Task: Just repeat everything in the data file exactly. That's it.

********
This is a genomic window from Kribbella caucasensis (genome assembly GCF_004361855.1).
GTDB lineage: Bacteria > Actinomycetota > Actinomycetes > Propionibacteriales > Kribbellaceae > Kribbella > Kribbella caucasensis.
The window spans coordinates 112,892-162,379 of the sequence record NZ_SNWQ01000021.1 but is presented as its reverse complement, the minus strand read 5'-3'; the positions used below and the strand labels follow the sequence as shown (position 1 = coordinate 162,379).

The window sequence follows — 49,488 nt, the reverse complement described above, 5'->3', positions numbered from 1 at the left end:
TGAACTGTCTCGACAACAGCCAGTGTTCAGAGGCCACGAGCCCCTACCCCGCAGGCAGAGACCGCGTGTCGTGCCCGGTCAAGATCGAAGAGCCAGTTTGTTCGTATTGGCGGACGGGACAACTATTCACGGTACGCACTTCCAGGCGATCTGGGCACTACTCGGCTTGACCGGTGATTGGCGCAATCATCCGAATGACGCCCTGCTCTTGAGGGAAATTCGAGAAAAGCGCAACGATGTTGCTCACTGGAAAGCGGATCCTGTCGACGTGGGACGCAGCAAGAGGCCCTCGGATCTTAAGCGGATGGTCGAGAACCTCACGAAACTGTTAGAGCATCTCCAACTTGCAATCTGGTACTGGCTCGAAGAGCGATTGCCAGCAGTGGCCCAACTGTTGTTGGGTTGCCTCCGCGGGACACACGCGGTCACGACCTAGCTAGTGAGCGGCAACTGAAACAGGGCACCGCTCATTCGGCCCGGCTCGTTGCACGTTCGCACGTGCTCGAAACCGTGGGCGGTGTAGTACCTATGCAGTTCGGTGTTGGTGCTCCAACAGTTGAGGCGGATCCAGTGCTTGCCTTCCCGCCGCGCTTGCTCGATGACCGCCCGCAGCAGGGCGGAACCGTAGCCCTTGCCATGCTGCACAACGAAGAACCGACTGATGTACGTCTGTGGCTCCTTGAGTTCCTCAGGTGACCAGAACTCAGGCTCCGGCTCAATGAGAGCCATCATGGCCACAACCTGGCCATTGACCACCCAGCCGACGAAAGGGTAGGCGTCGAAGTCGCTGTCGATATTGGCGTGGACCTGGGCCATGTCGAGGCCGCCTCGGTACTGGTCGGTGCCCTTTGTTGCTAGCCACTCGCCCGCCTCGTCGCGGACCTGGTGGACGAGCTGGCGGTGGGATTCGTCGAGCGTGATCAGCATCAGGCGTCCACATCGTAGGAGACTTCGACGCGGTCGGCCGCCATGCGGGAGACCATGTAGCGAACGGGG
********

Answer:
This is a genomic window from Kribbella caucasensis (genome assembly GCF_004361855.1).
GTDB lineage: Bacteria > Actinomycetota > Actinomycetes > Propionibacteriales > Kribbellaceae > Kribbella > Kribbella caucasensis.
The window spans coordinates 112,892-162,379 of the sequence record NZ_SNWQ01000021.1 but is presented as its reverse complement, the minus strand read 5'-3'; the positions used below and the strand labels follow the sequence as shown (position 1 = coordinate 162,379).

The window sequence follows — 49,488 nt, the reverse complement described above, 5'->3', positions numbered from 1 at the left end:
TGAACTGTCTCGACAACAGCCAGTGTTCAGAGGCCACGAGCCCCTACCCCGCAGGCAGAGACCGCGTGTCGTGCCCGGTCAAGATCGAAGAGCCAGTTTGTTCGTATTGGCGGACGGGACAACTATTCACGGTACGCACTTCCAGGCGATCTGGGCACTACTCGGCTTGACCGGTGATTGGCGCAATCATCCGAATGACGCCCTGCTCTTGAGGGAAATTCGAGAAAAGCGCAACGATGTTGCTCACTGGAAAGCGGATCCTGTCGACGTGGGACGCAGCAAGAGGCCCTCGGATCTTAAGCGGATGGTCGAGAACCTCACGAAACTGTTAGAGCATCTCCAACTTGCAATCTGGTACTGGCTCGAAGAGCGATTGCCAGCAGTGGCCCAACTGTTGTTGGGTTGCCTCCGCGGGACACACGCGGTCACGACCTAGCTAGTGAGCGGCAACTGAAACAGGGCACCGCTCATTCGGCCCGGCTCGTTGCACGTTCGCACGTGCTCGAAACCGTGGGCGGTGTAGTACCTATGCAGTTCGGTGTTGGTGCTCCAACAGTTGAGGCGGATCCAGTGCTTGCCTTCCCGCCGCGCTTGCTCGATGACCGCCCGCAGCAGGGCGGAACCGTAGCCCTTGCCATGCTGCACAACGAAGAACCGACTGATGTACGTCTGTGGCTCCTTGAGTTCCTCAGGTGACCAGAACTCAGGCTCCGGCTCAATGAGAGCCATCATGGCCACAACCTGGCCATTGACCACCCAGCCGACGAAAGGGTAGGCGTCGAAGTCGCTGTCGATATTGGCGTGGACCTGGGCCATGTCGAGGCCGCCTCGGTACTGGTCGGTGCCCTTTGTTGCTAGCCACTCGCCCGCCTCGTCGCGGACCTGGTGGACGAGCTGGCGGTGGGATTCGTCGAGCGTGATCAGCATCAGGCGTCCACATCGTAGGAGACTTCGACGCGGTCGGCCGCCATGCGGGAGACCATGTAGCGAACGGGG